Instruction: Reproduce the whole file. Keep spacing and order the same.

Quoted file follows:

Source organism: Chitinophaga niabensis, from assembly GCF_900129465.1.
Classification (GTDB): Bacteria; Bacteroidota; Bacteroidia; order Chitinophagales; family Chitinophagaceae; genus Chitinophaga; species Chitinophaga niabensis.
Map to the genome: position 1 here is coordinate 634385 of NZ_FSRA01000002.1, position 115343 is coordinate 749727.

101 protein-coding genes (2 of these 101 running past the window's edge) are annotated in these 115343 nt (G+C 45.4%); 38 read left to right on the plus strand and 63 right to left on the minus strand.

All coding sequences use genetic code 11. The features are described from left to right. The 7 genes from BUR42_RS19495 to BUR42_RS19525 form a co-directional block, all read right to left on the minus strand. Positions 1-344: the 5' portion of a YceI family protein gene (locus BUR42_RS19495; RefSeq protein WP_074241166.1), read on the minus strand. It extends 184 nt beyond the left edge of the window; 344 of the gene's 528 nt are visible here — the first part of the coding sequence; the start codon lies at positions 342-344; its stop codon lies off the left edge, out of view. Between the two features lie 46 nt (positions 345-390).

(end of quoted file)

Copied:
Source organism: Chitinophaga niabensis, from assembly GCF_900129465.1.
Classification (GTDB): Bacteria; Bacteroidota; Bacteroidia; order Chitinophagales; family Chitinophagaceae; genus Chitinophaga; species Chitinophaga niabensis.
Map to the genome: position 1 here is coordinate 634385 of NZ_FSRA01000002.1, position 115343 is coordinate 749727.

101 protein-coding genes (2 of these 101 running past the window's edge) are annotated in these 115343 nt (G+C 45.4%); 38 read left to right on the plus strand and 63 right to left on the minus strand.

All coding sequences use genetic code 11. The features are described from left to right. The 7 genes from BUR42_RS19495 to BUR42_RS19525 form a co-directional block, all read right to left on the minus strand. Positions 1-344: the 5' portion of a YceI family protein gene (locus BUR42_RS19495; RefSeq protein WP_074241166.1), read on the minus strand. It extends 184 nt beyond the left edge of the window; 344 of the gene's 528 nt are visible here — the first part of the coding sequence; the start codon lies at positions 342-344; its stop codon lies off the left edge, out of view. Between the two features lie 46 nt (positions 345-390).